FEATURE: Celebrating ten years of music in the city

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To say Martin Cropper comes from a musical family is something of an understatement.

His great-grandfather was leader of the Liverpool Philharmonic Orchestra, and his great-uncle was principal viola player in the BBC Philharmonic for thirty-five years. His father, well-known Sheffield violinist Peter Cropper, founded the Lindsay Quartet and Sheffield’s Music In The Round - the largest promoter of chamber music outside London - and his mother is the violin teacher, Nina Martin.

Martin Cropper

Martin Cropper

“Until the age of five, I thought everyone played the violin,” he laughs.

After taking lessons with his mother as a child, and being awarded a scholarship to study with Howard Davis at the Royal Academy of Music, Martin then turned his focus to teaching and nurturing the next generation of talent in his hometown of Sheffield. Today, he is musical director of Sheffield Music Academy, the music school his dad Peter was charged with launching in the city ten years ago.

“It was the Arts Council that identified Sheffield as an area that would benefit from a centre for advanced training in music,” explains Martin, aged 39.

“They approached my dad and he was tasked with setting it up.”

Sheffield Music Academy

Sheffield Music Academy

Peter teamed up with John Grundy, who he appointed musical director, and together they set about growing their centre for excellence.

And a lot has changed in ten years. When Sheffield Music Academy first opened its doors in 2006, they had just 13 students and a handful of staff. The aim was clear; to gather the city’s young people who showed potential in music in one place, to inspire and educate them, to grow Sheffield as a centre for excellence training.

A decade on and it’s clear this goal has been met. The Academy has gained a reputation as a thriving and vibrant music school offering an outstanding and stimulating programme to more than 100 students in the region.

The dedicated Saturday morning school is based at Birkdale School and offers more than 70 classes throughout the day, including individual tuition, chamber groups, choir, theory, composition and musicianship. Timetables are individually tailored to each student and as a charity, the Academy is predominantly supported by the Department for Education, which enables it to offer 75 bursary places to eligible students.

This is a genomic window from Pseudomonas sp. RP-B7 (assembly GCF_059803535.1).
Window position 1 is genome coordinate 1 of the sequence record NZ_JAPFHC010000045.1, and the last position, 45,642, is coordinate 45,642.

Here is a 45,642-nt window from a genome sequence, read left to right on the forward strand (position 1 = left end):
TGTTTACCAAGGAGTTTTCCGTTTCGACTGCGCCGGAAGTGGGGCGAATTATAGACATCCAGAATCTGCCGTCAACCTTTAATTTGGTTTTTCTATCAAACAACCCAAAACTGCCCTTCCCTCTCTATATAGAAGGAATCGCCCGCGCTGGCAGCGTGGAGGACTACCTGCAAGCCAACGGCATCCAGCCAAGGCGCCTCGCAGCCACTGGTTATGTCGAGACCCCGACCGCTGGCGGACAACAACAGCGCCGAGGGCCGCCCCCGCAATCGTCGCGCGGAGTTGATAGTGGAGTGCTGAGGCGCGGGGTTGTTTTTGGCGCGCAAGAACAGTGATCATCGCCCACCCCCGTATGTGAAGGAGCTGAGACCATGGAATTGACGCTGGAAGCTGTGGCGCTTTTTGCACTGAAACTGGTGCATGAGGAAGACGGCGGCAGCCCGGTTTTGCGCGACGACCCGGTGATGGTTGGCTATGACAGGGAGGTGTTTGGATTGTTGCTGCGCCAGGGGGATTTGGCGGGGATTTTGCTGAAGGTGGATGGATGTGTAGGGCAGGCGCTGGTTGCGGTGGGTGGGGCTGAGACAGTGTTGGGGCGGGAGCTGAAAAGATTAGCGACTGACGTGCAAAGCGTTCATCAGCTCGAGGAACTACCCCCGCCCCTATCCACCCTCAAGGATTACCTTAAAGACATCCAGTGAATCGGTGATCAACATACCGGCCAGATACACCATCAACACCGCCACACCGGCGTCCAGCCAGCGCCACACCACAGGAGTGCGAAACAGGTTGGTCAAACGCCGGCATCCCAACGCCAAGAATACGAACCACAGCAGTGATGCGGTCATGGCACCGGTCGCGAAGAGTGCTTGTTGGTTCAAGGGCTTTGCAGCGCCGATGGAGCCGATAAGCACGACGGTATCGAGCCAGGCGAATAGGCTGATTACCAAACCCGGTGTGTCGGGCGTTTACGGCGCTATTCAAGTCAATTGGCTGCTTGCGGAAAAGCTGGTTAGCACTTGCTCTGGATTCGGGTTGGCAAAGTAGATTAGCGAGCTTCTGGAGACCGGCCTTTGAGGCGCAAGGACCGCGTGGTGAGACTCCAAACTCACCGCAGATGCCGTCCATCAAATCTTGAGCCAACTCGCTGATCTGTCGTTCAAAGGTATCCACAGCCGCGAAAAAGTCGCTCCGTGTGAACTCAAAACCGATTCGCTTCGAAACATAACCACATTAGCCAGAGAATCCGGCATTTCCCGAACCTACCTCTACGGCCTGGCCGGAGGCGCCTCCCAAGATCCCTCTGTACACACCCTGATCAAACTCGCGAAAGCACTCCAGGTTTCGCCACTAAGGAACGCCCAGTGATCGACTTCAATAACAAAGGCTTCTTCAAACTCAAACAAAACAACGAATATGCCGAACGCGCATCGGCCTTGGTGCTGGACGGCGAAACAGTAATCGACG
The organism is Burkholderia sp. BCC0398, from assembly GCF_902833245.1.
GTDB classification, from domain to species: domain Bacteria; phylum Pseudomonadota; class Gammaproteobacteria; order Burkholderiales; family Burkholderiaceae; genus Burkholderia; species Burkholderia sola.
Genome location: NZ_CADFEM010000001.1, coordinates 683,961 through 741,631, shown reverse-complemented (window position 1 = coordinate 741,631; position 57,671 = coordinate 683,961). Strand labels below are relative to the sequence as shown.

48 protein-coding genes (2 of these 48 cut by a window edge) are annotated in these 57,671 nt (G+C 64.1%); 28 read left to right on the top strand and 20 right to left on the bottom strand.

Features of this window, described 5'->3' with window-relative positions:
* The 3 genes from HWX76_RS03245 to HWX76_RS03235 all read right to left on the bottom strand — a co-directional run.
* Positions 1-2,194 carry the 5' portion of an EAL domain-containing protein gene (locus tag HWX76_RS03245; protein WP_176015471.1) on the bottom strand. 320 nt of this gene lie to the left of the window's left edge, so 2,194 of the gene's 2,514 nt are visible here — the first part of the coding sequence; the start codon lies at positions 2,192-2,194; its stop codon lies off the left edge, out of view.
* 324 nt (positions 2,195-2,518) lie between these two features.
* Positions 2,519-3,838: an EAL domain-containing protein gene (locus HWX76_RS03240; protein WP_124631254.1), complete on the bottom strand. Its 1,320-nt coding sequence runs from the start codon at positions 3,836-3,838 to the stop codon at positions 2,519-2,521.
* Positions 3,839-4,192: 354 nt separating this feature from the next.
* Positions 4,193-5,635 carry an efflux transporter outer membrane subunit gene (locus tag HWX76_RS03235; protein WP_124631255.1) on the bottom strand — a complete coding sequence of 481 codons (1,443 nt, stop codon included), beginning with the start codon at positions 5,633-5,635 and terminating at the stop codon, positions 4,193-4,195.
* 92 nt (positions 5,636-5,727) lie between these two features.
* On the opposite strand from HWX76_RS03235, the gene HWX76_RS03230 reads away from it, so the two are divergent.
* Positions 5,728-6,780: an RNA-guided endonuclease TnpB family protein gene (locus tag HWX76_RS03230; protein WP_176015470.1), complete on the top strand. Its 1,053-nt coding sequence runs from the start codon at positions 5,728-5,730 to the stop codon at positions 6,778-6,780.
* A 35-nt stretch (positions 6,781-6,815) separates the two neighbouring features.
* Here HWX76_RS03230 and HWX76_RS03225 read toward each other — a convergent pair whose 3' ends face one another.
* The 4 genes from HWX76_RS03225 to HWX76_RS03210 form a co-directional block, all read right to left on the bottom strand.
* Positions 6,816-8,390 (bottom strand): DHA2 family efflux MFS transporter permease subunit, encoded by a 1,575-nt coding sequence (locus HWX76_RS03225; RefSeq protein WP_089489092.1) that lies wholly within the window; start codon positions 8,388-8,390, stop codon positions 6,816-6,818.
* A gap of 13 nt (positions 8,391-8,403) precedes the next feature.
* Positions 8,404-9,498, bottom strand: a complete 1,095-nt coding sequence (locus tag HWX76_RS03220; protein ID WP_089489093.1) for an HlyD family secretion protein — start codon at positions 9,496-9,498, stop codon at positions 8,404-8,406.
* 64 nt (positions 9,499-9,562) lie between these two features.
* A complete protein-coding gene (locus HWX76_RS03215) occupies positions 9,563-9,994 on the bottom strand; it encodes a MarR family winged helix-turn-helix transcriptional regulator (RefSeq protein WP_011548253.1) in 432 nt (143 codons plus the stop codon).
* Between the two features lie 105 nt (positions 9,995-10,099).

“One of the greatest things we’ve achieved in the last ten years is that we’ve put Sheffield on the map in terms of advanced training,” explains Martin.

“We have great links with key staff at the Royal Northern College of Music and have had amazing visiting lecturers from all over the world. Our students have gone on to win music scholarships at some of the biggest universities, like Oxford and Cambridge, and others are enjoy satisfying careers in the profession.”
And Martin says that, for a child, learning an instrument offers so much more than simply learning to play.

“For a young person learning to play an instrument, the transferable skills are invaluable - learning to work on your own, to focus and concentrate, working to constantly improve, the dedication of daily practice in order to develop something over time. It’s the same as being an athlete in that respect,” says Martin, who has also been Head of Strings at Oakham School in Rutland for the past 12 years.

“It’s wonderful to be able to bring so many like-minded people together in one place to make music and share their passion.”

As well as their many local performances - at Sheffield City Hall, the Octagon, and a number of smaller venues in the region - the Academy hosts an informal lunchtime concert every Saturday for students who have pieces to perform.

And the Academy’s students, all aged eight to 19, are currently busy preparing for a very special date in their diaries - a concert at Sheffield Cathedral to celebrate the Academy’s ten year anniversary.

Nearly 100 current students will be joined by alumni, staff, a professional orchestra and soloists and a number of community choirs for ‘Haydn’s Creation’ on Saturday July 16, which will kick-start a year of festivity.

Sadly Peter won’t be there to see it, having passed away in 2014, but Martin says he’s certain his dad would be proud of how far the Academy has come.

“Dad would be delighted, and I’m extremely proud to lead the Academy into their second decade supporting and nurturing young talent. The concert will give us a chance to gather music-lovers together to help us celebrate a fantastic milestone.”